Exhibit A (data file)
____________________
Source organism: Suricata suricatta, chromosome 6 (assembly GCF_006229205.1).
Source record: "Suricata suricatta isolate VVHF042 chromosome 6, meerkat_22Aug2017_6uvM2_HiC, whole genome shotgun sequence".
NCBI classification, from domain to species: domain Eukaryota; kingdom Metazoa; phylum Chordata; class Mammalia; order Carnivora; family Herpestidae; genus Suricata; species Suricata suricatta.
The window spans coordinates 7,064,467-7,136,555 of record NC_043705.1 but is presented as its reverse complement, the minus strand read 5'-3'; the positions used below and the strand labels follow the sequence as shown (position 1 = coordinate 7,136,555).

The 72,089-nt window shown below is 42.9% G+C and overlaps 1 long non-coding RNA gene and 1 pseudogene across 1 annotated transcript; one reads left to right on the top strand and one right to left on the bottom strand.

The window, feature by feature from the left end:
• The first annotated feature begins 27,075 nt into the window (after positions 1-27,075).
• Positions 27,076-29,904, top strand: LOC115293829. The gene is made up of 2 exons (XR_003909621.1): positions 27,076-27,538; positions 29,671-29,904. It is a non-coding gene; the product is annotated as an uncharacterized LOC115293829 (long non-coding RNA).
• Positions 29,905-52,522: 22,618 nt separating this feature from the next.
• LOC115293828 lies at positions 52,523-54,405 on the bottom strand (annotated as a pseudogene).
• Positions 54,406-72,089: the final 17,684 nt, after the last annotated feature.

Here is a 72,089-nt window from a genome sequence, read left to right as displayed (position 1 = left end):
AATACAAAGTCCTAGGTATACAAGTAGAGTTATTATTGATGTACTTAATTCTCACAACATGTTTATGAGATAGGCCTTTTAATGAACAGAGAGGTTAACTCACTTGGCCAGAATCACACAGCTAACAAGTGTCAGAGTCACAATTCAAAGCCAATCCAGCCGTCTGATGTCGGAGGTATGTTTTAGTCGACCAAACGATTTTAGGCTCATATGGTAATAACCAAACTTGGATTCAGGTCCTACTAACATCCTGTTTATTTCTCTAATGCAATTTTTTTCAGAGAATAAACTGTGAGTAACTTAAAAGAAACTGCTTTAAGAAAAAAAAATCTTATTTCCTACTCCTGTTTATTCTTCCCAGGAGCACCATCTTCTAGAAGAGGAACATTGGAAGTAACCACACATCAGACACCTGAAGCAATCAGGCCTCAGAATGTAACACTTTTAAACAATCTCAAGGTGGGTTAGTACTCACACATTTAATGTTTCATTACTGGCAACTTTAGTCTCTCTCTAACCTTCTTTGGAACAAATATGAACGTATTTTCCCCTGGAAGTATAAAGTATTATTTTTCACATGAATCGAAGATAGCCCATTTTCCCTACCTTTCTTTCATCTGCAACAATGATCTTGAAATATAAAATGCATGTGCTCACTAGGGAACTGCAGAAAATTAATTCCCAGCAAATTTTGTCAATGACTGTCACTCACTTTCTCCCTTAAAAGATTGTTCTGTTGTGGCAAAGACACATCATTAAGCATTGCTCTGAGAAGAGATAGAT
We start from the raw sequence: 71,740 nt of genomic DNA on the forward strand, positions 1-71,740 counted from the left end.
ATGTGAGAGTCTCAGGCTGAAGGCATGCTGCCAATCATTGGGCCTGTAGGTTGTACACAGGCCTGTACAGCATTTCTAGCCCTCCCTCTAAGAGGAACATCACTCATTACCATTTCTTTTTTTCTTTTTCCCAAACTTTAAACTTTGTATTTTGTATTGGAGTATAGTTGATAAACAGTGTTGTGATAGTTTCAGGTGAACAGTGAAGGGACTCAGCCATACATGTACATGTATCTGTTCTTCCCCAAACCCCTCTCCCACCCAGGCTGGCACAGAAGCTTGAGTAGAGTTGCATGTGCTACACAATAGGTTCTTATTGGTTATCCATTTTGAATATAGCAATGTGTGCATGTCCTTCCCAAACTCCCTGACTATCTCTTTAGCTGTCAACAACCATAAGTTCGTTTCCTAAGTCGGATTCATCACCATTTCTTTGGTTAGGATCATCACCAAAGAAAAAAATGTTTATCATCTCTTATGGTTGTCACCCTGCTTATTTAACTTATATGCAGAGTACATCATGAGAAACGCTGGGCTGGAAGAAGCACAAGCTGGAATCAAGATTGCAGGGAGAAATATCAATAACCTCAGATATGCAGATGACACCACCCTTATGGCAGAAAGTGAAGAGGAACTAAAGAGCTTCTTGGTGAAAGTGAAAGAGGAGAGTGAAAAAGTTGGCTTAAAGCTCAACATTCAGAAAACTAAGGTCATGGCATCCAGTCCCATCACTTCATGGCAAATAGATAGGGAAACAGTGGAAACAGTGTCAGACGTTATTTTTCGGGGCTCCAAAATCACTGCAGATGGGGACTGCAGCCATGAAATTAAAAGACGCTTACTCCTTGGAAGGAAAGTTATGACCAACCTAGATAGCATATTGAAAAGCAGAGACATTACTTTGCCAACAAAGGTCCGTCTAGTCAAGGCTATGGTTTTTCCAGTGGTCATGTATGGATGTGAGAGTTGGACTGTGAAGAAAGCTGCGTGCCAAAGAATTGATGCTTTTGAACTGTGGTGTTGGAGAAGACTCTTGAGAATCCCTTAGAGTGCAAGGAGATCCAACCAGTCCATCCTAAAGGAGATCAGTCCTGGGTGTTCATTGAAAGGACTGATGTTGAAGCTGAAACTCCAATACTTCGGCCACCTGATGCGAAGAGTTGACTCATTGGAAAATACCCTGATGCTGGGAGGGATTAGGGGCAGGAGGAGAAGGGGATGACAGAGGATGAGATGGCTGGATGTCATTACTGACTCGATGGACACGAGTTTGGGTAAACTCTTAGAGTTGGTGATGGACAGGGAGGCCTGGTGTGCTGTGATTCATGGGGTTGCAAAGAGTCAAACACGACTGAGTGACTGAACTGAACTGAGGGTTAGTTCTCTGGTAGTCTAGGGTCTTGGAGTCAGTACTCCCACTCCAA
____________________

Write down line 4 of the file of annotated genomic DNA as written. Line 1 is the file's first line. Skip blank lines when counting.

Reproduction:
The window spans coordinates 7,064,467-7,136,555 of record NC_043705.1 but is presented as its reverse complement, the minus strand read 5'-3'; the positions used below and the strand labels follow the sequence as shown (position 1 = coordinate 7,136,555).